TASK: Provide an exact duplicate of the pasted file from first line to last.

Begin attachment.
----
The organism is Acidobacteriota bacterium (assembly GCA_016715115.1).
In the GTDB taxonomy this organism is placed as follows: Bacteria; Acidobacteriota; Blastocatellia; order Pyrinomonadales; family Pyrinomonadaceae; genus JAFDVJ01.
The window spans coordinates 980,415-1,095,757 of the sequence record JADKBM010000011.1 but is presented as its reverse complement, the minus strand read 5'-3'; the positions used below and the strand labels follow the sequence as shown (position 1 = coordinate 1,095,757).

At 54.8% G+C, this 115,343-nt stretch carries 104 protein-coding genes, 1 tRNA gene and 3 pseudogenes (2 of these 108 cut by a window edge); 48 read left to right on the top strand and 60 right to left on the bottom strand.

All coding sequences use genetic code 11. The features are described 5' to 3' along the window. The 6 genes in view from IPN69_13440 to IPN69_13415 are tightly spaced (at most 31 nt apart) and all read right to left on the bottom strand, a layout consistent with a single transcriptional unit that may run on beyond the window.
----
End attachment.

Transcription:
The organism is Acidobacteriota bacterium (assembly GCA_016715115.1).
In the GTDB taxonomy this organism is placed as follows: Bacteria; Acidobacteriota; Blastocatellia; order Pyrinomonadales; family Pyrinomonadaceae; genus JAFDVJ01.
The window spans coordinates 980,415-1,095,757 of the sequence record JADKBM010000011.1 but is presented as its reverse complement, the minus strand read 5'-3'; the positions used below and the strand labels follow the sequence as shown (position 1 = coordinate 1,095,757).

At 54.8% G+C, this 115,343-nt stretch carries 104 protein-coding genes, 1 tRNA gene and 3 pseudogenes (2 of these 108 cut by a window edge); 48 read left to right on the top strand and 60 right to left on the bottom strand.

All coding sequences use genetic code 11. The features are described 5' to 3' along the window. The 6 genes in view from IPN69_13440 to IPN69_13415 are tightly spaced (at most 31 nt apart) and all read right to left on the bottom strand, a layout consistent with a single transcriptional unit that may run on beyond the window.